Integrally molded as a part of the convergent wall 218 and surrounded thereby is a radially inwardly directed spoke portion 230 supporting an integrally formed pull-open ring 234 having a nearly cylindrical inside surface 232. The spoke portion 230 is reinforced on one side thereof by a flange 236 extending perpendicularly outwardly from one side of the spoke portion 230 and bridging radially between the convergent wall 218 and the pull-open ring 234, such reinforcing flange being one-piece with the spoke 230, the pull-open ring 234 and the convergent wall 218. As is evident in FIG. 12, the flange 236 is thin in relation to the vertical dimensions of the spoke 230 and the pull-open ring 234 and, as will be apparent, the thickness of the flange 236 may be set before molding to accomplish the purposes to be described.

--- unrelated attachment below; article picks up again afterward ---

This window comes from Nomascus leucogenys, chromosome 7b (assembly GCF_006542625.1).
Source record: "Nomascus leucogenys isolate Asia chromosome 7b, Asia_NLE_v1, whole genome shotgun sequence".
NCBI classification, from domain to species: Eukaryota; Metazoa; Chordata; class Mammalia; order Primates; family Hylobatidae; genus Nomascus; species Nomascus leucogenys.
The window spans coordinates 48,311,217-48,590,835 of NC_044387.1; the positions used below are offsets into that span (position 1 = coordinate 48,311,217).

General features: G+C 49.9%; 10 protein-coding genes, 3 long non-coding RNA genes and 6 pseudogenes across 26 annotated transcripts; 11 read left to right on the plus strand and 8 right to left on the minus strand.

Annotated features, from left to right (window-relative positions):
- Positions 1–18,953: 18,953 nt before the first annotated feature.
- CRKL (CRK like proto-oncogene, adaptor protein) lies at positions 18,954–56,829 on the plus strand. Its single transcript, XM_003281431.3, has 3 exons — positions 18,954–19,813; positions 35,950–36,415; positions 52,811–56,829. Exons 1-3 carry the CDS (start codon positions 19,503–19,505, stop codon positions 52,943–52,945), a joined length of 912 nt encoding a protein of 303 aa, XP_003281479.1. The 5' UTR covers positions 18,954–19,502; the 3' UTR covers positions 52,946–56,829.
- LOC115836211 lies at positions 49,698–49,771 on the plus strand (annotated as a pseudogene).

The operation of the easy-open closure being discussed is best described in reference to FIGS. 11 and 12. For purposes of this discussion, one can assume the container to have been filled with a substance to be preserved in the container and the container to have been closed at the bottom thereof by a metal plate member rolled to double-seamed engagement with the tapered bottom flange 206 of the container blank 200 as has been previously discussed in reference to FIGS. 1 through 6 above. When access to the stored substance is thereafter desired, such access is gained by insertion of a finger in the pull-open ring 234 and the exertion of a lateral finger bias in the leftward direction as the container appears in FIGS. 11 and 12. This leftward bias places the left free edge of the flange 236 under a compressive force which is transmitted to the convergent wall 218 and the development of this compressive force is accompanied by the development of a tensive force along the spoke portion 230 which tends to pull the spoke portion away from the convergent wall 218. Since the wall 218 is both circular and convergent, the tension delivered along the spoke portion 230 is strongly resisted by the wall 218 and with progressive increase in the leftward force supplied by the operator's finger the web 228 ruptures. With this interruption to the integrity of the convergent wall 218, tearing of the webs 214 and 220 commences, the initial tearing of such webs being promoted by a tendency of the flange 236 to act as a lever pivoting about a fulcrum defined by the intersection of its leftward free edge of the flange 236 with the wall 218.